Individual flagellar waveform affects collective behavior of Chlamydomonas reinhardtii

Azusa Kage, Yoshihiro Mogami

Research output: Contribution to journalArticlepeer-review

4 Citations (Scopus)

Abstract

Bioconvection is a form of collective motion that occurs spontaneously in the suspension of swimming microorganisms. In a previous study, we quantitatively described the "pattern transition," a phase transition phenomenon that so far has exclusively been observed in bioconvection of the unicellular green alga Chlamydomonas. We suggested that the transition could be induced by changes in the balance between the gravitational and shear-induced torques, both of which act to determine the orientation of the organism in the shear flow. As both of the torques should be affected by the geometry of the Chlamydomonas cell, alteration in the flagellar waveform might change the extent of torque generation by altering overall geometry of the cell. Based on this working hypothesis, we examined bioconvection behavior of two flagellar mutants of Chlamydomonas reinhardtii, ida1 and oda2, making reference to the wild type. Flagella of ida1 beat with an abnormal waveform, while flagella of oda2 show a normal waveform but lower beat frequency. As a result, both mutants had swimming speed of less than 50% of the wild type. ida1 formed bioconvection patterns with smaller spacing than those of wild type and oda2. Two-axis view revealed the periodic movement of the settling blobs of ida1, while oda2 showed qualitatively similar behavior to that of wild type. Unexpectedly, ida1 showed stronger negative gravitaxis than did wild type, while oda2 showed relatively weak gravitaxis. These findings suggest that flagellar waveform, not swimming speed or beat frequency, strongly affect bioconvection behavior in C. reinhardtii.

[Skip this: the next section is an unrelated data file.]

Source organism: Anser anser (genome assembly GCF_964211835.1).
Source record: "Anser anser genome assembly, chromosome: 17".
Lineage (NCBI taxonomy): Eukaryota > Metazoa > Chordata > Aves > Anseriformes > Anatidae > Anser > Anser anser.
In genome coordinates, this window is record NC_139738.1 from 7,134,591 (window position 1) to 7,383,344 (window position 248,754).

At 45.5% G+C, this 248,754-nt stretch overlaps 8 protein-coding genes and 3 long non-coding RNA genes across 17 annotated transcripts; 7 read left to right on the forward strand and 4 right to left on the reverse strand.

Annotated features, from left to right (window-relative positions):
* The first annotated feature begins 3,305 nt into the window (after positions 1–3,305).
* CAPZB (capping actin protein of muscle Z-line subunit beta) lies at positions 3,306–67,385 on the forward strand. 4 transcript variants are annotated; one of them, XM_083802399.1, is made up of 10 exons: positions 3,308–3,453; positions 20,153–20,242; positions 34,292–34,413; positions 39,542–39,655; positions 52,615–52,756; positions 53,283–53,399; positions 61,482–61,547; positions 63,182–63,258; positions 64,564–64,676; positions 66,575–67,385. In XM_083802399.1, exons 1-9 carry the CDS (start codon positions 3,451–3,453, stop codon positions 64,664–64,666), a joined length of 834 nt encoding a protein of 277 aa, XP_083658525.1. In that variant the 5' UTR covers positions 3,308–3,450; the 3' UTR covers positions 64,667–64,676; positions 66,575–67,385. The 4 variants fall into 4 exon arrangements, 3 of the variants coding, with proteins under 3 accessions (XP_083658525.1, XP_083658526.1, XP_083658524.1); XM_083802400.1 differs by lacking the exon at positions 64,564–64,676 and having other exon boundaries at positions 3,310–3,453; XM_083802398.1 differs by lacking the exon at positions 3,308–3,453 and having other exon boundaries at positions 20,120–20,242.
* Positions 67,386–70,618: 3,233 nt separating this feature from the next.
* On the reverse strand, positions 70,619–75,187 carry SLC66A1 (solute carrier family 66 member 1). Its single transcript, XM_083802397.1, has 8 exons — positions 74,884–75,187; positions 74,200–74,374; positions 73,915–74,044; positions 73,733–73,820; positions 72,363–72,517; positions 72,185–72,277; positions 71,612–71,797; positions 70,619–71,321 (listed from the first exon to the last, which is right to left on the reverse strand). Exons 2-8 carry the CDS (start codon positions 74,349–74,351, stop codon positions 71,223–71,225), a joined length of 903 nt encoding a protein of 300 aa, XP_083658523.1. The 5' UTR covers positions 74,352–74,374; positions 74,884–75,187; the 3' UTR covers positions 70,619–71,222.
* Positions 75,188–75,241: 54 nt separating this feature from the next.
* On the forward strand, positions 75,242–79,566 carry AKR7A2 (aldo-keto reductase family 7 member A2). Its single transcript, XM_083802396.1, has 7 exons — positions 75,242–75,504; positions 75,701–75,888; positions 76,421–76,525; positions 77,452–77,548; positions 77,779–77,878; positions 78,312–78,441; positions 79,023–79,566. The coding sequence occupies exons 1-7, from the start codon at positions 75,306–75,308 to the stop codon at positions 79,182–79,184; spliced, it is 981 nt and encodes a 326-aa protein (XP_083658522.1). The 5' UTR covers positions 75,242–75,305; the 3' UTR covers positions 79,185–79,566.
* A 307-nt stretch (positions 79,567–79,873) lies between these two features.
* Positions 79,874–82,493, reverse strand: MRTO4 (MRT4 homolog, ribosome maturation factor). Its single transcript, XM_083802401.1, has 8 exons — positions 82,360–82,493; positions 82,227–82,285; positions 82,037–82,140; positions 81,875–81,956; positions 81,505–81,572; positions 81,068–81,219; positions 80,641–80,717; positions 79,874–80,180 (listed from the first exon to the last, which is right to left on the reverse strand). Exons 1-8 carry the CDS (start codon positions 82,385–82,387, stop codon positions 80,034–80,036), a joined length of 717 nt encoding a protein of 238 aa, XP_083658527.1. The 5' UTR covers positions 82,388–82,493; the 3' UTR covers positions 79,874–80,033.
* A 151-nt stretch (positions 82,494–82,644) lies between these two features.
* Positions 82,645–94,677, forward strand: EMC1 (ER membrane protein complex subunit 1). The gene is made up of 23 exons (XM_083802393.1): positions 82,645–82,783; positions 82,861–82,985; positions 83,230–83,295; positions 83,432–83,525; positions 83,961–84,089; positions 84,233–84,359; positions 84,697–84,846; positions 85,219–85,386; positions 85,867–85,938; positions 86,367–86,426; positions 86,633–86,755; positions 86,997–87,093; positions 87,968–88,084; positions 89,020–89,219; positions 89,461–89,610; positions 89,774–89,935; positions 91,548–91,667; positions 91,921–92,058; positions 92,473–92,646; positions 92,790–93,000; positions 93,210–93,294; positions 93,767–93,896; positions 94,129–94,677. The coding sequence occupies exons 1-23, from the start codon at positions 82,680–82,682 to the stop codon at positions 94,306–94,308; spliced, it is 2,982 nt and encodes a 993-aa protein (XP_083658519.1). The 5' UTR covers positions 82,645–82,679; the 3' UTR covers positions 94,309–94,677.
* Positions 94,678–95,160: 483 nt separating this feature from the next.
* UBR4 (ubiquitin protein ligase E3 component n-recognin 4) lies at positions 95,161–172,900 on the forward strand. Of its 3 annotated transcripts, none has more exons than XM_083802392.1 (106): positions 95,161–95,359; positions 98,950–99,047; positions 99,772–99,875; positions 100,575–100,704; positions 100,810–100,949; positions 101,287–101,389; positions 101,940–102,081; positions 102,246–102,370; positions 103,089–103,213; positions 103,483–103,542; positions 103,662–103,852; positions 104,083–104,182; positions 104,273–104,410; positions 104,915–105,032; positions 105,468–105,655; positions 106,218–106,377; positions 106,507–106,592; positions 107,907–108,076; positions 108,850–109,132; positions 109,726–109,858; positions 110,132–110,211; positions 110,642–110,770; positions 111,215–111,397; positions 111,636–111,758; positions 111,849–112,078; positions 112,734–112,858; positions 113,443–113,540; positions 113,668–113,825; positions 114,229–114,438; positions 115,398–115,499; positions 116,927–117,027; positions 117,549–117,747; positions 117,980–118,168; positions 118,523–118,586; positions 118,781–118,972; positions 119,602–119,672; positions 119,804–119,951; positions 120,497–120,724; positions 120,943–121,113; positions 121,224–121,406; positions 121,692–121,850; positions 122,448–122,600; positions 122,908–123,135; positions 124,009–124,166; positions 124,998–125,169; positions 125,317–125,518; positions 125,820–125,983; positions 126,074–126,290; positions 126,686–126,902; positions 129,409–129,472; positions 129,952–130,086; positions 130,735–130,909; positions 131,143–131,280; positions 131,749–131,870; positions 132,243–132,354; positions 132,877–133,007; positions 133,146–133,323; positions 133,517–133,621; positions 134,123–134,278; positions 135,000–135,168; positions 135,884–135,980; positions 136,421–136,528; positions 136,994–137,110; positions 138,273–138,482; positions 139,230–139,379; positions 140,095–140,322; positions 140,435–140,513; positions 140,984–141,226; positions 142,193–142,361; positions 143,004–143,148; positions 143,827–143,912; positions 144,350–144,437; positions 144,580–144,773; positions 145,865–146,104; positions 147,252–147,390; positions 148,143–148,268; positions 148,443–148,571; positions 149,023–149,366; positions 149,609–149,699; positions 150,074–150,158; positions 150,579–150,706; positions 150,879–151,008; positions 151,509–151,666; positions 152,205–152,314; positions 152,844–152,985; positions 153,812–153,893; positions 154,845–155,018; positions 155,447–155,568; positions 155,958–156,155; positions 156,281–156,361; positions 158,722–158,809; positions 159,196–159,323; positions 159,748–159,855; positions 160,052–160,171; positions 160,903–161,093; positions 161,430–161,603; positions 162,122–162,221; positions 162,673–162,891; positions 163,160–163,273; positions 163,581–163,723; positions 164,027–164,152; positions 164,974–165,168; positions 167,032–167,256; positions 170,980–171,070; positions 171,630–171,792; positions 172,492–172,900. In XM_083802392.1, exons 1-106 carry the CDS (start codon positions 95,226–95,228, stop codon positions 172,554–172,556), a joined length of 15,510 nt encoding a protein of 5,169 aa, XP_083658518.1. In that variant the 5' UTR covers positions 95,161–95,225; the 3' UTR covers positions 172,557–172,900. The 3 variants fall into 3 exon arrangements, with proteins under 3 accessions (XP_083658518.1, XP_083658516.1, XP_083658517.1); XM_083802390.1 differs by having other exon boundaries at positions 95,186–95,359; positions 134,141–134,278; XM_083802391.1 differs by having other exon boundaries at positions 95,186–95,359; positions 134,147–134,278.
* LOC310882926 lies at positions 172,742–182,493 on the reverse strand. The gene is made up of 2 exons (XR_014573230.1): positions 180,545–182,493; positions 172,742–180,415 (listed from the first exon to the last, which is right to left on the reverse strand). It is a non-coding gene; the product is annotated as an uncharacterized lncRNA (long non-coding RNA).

Original languageEnglish
Pages (from-to)396-404
Number of pages9
JournalZoological Science
Volume32
Issue number4
DOIs
Publication statusPublished - 2015 Aug 1

Keywords

  • bioconvection
  • collective motion
  • eukaryotic flagella
  • gravitaxis
  • gyrotaxis

ASJC Scopus subject areas

  • Animal Science and Zoology

Fingerprint Dive into the research topics of 'Individual flagellar waveform affects collective behavior of Chlamydomonas reinhardtii'. Together they form a unique fingerprint.

Cite this